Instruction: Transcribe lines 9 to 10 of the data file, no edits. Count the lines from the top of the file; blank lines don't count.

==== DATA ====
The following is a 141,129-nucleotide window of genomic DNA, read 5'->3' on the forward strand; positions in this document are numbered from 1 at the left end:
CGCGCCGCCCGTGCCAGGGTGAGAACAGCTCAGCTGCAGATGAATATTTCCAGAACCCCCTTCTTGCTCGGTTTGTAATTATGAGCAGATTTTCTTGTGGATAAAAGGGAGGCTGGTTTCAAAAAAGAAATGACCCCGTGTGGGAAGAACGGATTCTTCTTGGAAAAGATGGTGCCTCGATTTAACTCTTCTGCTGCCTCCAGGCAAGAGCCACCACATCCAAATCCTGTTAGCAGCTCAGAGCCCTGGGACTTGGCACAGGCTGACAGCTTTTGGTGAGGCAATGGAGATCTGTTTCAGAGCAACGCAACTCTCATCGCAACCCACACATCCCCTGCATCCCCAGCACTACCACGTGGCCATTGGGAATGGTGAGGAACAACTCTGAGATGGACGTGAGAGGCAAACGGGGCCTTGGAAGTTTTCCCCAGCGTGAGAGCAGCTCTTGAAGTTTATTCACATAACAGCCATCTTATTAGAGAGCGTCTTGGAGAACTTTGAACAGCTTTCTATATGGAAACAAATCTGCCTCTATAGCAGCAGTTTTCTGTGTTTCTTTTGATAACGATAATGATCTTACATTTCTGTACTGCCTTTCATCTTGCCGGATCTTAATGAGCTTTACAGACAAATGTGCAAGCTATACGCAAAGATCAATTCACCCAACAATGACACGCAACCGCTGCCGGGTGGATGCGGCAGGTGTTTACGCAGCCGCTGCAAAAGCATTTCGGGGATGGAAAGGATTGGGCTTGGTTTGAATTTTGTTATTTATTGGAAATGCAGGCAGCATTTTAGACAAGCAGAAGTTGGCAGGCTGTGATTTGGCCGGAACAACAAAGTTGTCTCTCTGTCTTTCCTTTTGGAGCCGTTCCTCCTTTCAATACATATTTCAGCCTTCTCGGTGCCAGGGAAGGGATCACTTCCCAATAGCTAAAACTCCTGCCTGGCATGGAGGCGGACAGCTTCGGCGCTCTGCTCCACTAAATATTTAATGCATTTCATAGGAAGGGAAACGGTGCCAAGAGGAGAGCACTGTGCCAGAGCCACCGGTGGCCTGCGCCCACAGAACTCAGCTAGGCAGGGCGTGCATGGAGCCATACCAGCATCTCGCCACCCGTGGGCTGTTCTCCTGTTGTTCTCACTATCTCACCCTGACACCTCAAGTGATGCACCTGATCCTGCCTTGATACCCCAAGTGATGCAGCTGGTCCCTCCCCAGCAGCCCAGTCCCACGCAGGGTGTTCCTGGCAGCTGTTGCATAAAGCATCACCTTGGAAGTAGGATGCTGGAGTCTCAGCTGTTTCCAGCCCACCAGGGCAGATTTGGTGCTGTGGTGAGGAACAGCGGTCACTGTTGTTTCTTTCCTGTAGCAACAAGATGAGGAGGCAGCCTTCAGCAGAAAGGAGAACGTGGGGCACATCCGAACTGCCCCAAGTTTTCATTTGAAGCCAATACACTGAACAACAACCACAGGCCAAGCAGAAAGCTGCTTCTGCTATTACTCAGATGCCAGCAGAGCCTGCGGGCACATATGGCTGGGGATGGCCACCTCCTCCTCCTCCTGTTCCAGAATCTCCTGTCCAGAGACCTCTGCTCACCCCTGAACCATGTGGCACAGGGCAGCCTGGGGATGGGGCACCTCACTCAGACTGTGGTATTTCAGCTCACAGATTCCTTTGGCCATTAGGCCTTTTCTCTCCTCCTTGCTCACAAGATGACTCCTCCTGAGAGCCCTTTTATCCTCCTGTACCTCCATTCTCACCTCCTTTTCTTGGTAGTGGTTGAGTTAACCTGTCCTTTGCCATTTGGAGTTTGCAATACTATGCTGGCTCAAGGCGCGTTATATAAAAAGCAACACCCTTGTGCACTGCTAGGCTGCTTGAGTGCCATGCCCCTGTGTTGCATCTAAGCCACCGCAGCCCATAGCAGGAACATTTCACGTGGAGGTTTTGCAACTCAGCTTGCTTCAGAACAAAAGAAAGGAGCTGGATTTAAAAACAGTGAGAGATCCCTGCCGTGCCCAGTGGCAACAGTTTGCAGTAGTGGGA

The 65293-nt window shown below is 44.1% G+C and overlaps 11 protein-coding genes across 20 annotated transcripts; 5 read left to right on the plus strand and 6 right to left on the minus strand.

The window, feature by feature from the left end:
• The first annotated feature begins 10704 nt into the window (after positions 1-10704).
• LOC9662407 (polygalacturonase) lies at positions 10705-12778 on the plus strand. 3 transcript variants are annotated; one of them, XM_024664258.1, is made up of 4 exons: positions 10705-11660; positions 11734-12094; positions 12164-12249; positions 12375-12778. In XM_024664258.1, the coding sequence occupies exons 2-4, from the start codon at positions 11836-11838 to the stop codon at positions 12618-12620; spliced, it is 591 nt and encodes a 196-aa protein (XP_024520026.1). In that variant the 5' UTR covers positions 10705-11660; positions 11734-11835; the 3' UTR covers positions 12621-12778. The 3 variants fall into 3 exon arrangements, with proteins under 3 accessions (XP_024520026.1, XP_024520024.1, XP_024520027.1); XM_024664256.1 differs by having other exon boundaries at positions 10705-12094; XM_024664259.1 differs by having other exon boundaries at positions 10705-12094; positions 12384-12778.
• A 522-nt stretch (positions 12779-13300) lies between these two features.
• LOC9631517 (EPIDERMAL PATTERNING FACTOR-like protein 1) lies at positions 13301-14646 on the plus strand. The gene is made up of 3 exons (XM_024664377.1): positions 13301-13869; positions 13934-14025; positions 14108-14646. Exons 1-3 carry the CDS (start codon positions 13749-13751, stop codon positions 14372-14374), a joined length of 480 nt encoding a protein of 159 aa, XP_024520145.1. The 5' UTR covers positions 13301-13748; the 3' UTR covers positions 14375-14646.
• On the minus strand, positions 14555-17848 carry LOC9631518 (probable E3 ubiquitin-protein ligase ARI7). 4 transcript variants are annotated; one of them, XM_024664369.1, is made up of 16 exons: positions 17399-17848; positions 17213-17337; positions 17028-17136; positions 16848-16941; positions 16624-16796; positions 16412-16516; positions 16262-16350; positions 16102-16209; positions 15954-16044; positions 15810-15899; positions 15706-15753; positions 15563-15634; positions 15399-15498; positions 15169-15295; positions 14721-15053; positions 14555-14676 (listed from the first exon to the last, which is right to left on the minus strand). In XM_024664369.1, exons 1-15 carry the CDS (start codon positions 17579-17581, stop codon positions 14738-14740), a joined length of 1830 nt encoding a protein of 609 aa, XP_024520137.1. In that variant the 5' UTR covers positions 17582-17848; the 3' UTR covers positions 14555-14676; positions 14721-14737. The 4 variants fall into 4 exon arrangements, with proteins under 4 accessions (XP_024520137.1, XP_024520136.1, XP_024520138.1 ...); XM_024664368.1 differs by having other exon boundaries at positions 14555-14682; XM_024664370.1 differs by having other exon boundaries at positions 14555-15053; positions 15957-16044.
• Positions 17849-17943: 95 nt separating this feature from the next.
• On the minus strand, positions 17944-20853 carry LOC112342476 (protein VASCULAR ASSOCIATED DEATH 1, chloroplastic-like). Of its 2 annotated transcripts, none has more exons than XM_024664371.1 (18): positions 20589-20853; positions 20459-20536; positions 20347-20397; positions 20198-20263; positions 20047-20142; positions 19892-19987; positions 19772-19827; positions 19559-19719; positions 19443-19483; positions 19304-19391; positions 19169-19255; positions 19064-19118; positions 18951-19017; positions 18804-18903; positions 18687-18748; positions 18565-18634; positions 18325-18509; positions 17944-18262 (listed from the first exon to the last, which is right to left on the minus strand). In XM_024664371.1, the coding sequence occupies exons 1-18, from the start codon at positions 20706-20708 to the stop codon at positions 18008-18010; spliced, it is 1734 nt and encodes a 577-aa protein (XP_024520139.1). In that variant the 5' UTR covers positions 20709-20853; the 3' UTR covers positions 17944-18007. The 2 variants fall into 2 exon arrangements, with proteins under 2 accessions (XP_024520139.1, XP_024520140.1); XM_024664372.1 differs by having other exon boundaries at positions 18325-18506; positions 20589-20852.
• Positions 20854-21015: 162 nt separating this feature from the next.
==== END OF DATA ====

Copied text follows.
• On the minus strand, positions 14555-17848 carry LOC9631518 (probable E3 ubiquitin-protein ligase ARI7). 4 transcript variants are annotated; one of them, XM_024664369.1, is made up of 16 exons: positions 17399-17848; positions 17213-17337; positions 17028-17136; positions 16848-16941; positions 16624-16796; positions 16412-16516; positions 16262-16350; positions 16102-16209; positions 15954-16044; positions 15810-15899; positions 15706-15753; positions 15563-15634; positions 15399-15498; positions 15169-15295; positions 14721-15053; positions 14555-14676 (listed from the first exon to the last, which is right to left on the minus strand). In XM_024664369.1, exons 1-15 carry the CDS (start codon positions 17579-17581, stop codon positions 14738-14740), a joined length of 1830 nt encoding a protein of 609 aa, XP_024520137.1. In that variant the 5' UTR covers positions 17582-17848; the 3' UTR covers positions 14555-14676; positions 14721-14737. The 4 variants fall into 4 exon arrangements, with proteins under 4 accessions (XP_024520137.1, XP_024520136.1, XP_024520138.1 ...); XM_024664368.1 differs by having other exon boundaries at positions 14555-14682; XM_024664370.1 differs by having other exon boundaries at positions 14555-15053; positions 15957-16044.
• Positions 17849-17943: 95 nt separating this feature from the next.